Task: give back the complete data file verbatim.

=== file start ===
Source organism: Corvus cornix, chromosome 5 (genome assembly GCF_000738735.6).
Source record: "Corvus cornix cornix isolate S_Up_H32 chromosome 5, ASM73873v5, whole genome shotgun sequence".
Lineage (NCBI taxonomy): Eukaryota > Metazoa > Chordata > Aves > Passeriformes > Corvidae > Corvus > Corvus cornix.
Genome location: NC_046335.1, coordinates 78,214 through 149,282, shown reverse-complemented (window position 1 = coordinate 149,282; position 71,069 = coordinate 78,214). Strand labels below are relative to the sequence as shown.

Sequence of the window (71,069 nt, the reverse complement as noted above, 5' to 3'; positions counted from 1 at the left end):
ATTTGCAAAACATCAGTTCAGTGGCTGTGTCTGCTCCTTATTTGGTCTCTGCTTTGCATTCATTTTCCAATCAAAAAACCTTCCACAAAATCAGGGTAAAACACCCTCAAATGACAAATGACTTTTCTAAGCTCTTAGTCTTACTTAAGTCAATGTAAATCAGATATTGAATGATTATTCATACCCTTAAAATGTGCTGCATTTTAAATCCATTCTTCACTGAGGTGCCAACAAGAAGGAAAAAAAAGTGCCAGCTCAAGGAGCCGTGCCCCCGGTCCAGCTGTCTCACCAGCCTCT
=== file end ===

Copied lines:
Source organism: Corvus cornix, chromosome 5 (genome assembly GCF_000738735.6).
Source record: "Corvus cornix cornix isolate S_Up_H32 chromosome 5, ASM73873v5, whole genome shotgun sequence".
Lineage (NCBI taxonomy): Eukaryota > Metazoa > Chordata > Aves > Passeriformes > Corvidae > Corvus > Corvus cornix.
Genome location: NC_046335.1, coordinates 78,214 through 149,282, shown reverse-complemented (window position 1 = coordinate 149,282; position 71,069 = coordinate 78,214). Strand labels below are relative to the sequence as shown.

Sequence of the window (71,069 nt, the reverse complement as noted above, 5' to 3'; positions counted from 1 at the left end):
ATTTGCAAAACATCAGTTCAGTGGCTGTGTCTGCTCCTTATTTGGTCTCTGCTTTGCATTCATTTTCCAATCAAAAAACCTTCCACAAAATCAGGGTAAAACACCCTCAAATGACAAATGACTTTTCTAAGCTCTTAGTCTTACTTAAGTCAATGTAAATCAGATATTGAATGATTATTCATACCCTTAAAATGTGCTGCATTTTAAATCCATTCTTCACTGAGGTGCCAACAAGAAGGAAAAAAAAGTGCCAGCTCAAGGAGCCGTGCCCCCGGTCCAGCTGTCTCACCAGCCTCT